This scheme is a bit simplistic, because it assumes a constant environment and constant selective forces, making the result almost teleological in character, which is not an accurate account of evolutionary processes. In actuality, the environment fluctuates, so selective pressures vary constantly, and lifeforms must constantly change to keep up. In a fluctuating environment, it is less probable that a path will be traced to B. But this is hardly a problem, because evolution is not teleological. Nothing in evolution says that Homo sapiens had to arise from the long march from bacteria, or that it was even probable that it would arise. But even in a fluctuating environment, it is clear that we could expect something very structurally different and reproductively isolated from A to eventually arise. As Carl Sagan likes to point out, without whatever fortuitous cataclysm caused the downfall of the dinosaurs, there might be intelligent lizards - instead of us - around now pondering the stars and wondering where they came from. To repeat, nothing in evolution claims that the history of life had to unravel exactly the way it did, but evolution is by the far the best, and certainly a plausible, explanation of why life did in fact develop as it did. The predictive power of evolution at the macro-level is low, but the retrodictive, explanatory power of evolution is immense. And to summarize then, it is clear that Denton completely mischaracterizes evolutionary processes when he refers to them as matters of blind chance.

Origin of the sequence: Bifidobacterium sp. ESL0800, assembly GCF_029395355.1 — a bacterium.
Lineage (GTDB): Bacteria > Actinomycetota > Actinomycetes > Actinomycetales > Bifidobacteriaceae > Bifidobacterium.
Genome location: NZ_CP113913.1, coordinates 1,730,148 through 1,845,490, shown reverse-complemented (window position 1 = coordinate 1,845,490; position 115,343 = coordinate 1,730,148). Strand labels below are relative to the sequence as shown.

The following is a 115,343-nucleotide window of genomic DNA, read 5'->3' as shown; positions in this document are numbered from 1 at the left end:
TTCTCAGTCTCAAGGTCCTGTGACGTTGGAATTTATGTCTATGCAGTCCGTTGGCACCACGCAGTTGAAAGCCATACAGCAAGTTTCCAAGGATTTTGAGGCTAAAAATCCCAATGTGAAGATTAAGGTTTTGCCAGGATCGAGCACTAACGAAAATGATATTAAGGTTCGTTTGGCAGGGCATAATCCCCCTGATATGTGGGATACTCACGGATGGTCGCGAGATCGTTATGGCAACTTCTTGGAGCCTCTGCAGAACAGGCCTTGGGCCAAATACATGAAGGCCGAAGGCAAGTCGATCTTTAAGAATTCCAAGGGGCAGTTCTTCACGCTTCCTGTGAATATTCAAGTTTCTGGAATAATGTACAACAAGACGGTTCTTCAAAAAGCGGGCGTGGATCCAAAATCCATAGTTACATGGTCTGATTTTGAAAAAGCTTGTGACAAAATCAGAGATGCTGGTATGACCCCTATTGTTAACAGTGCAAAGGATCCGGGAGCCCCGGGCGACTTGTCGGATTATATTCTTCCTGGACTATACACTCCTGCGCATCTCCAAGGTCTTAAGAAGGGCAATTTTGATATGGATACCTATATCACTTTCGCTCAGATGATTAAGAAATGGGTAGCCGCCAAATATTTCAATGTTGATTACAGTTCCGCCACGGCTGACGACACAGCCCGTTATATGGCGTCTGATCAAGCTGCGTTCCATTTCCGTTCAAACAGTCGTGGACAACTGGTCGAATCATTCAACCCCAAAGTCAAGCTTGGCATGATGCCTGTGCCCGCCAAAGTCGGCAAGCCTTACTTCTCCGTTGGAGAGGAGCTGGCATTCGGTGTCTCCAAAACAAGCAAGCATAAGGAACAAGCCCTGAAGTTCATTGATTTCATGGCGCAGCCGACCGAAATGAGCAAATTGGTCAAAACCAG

Denton has failed in his direct attack on evolutionary process. Thus, not having a better theory, he must now show that there is an extraordinary degree of typological character in the data - a degree that evolution could not possibly have produced - if he is to disprove evolution.